Scriabin‘s "Prometheus" To Be Performed at Yale in Living Color

When Yale’s undergraduate concert orchestra, the Yale Symphony Orchestra, performs Alexander Scriabin’s “Prometheus: The Poem of Fire” on February 13, it will be the first full-production of this multimedia work to benefit from contemporary lighting technology and the recent discovery of the composer’s hand-written directions for its execution.

Scriabin wrote the piece 100 years ago as a sound and light spectacle showcasing his esoteric theory that there is an intrinsic relationship between music and color. Scriabin’s score called for a full orchestra, chorus, organ, solo piano, and a curious keyboard instrument known as a color organ, “tastiera per luce” or, most commonly, “luce” (Italian for “light”). The instrument emits no sounds but projects beams of light that change color according to the harmonic progression of the music.

“Prometheus” is performed frequently as a concert piece, but rarely with the light show, largely because it was not technologically feasible to produce many of the ambient lighting effects the composition called for. Indeed, the “luce” designed specifically for Scriabin’s sound and light extravaganza proved so inadequate that the symphony premiered in the dark.

When full productions of the work were attempted, lights beamed on a screen above the audience substituted for the explosions of light throughout the concert hall that Scriabin envisioned.

In 1969 and 1971, the Yale Symphony Orchestra addressed some of these challenges and performed “Prometheus” with light sources spread throughout Woolsey Hall, using the mass of the audience as a reflective body. This February’s performance builds on the YSO’s history of accurately realizing Scriabin’s vision.

In 1978, the Bibliothèque nationale in Paris obtained a first-edition score of “Prometheus,”with Scriabin’s long-lost hand-written annotations, a copy of which is nowheld at the Gilmore Music Library at Yale. The score, not widely known, dates from 1913, and contains detailed annotations for the “luce” part in Scriabin’s own handwriting. “This information revolutionizes previous conceptions of the relationship between lights and music,” says Yale doctoral candidate Anna Gawboy, whose research provided insights critical for this production. The composer’s newly discovered directions for color and lighting and instructions for such special effects as tongues of flame, lightening flashes and fireworks will enable Yale students to bring the entire work to light, literally, in its most authentic form to date.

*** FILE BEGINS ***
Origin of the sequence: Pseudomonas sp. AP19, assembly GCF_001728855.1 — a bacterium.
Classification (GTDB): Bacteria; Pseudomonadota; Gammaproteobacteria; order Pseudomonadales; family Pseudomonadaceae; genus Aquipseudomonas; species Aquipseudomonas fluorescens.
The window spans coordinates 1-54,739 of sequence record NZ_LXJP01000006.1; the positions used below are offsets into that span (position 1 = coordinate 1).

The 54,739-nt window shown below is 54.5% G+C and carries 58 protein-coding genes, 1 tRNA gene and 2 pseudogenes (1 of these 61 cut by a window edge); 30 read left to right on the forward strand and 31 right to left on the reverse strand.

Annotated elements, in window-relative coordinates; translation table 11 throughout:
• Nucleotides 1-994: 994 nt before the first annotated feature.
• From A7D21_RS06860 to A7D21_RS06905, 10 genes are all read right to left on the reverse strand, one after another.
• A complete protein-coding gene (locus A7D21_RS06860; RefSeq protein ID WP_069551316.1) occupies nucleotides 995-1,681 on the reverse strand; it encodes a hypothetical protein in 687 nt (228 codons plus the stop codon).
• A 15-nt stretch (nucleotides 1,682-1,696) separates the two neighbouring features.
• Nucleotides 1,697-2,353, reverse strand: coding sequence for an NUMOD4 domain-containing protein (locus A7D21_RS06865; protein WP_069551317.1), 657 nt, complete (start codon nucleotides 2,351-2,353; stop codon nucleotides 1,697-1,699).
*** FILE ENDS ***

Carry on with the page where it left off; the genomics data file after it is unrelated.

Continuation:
Scriabin’s notations also shed light on how far in advance of his times the visionary composer was, since it would take a full century before many of the visual effects he called for could be realized. With lighting created by award-winning designer Justin Townsend, and with guidance from Scriabin’s hand-written notes, the Yale production will use cutting-edge LED technology, allowing a single source of light to produce a full spectrum of color, and, synchronized with the music, change from one color to another without missing a beat.

“This genre-defying production will push even contemporary technology to its limit,” says Gawboy.

The complete “Prometheus: The Poem of Fire” will be performed at 8 p.m. in Yale’s Woolsey Hall, built just a decade before “Prometheus” premiered, on the corner of Grove and College streets. Advanced Tickets are available through the Shubert Theater Box Office, (203) 562-5666, (888) 736-2663 or www.shubert.com.

The Yale Symphony Orchestra (YSO) was founded in 1965 by a small group of Yale undergraduates who saw a need for a permanent platform for student musicians to perform together. Today, the Yale Symphony enjoys a reputation as one of the premiere undergraduate orchestras in the United States, and performs an average of six concerts a year.

Past conductors of the YSO include such notables as Richmond Browne, John Mauceri, C. William Harwood, James Sinclair, Shinik Hahm and George Rothman. This year, maestro Toshiyuki Shimada takes the podium for his fifth season. Many internationally recognized artists such as Yo-Yo Ma, Frederica von Stade, Emmanuel Ax and David Shifrin have shared the stage with the orchestra, and several alumni of the YSO have gone on to musical careers: Sharon Yamada, first violinist of the New York Philharmonic; Miles Hoffman, commentator with National Public Radio; and Miriam Hartman, principal violist with the Israel Philharmonic, among them.

The YSO has presented national and world premieres of many works, including the European premiere of Leonard Bernstein’s “Mass” in 1973, the United States premiere of Debussy’s “Khamma” and the East Coast premiere of Benjamin Britten’s “The Building of the House.”

On tour, the Yale Symphony Orchestra has performed recently in Portugal, Korea and Central Europe, and domestically the group has appeared in New York’s Carnegie Hall, Avery Fischer Hall at Lincoln Center and St. Patrick’s Cathedral. In 2008, the YSO made its Italian debut, performing in Rome, Florence, Bologna and Milan.

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Media Contact

Dorie Baker: dorie.baker@yale.edu, 203-432-1345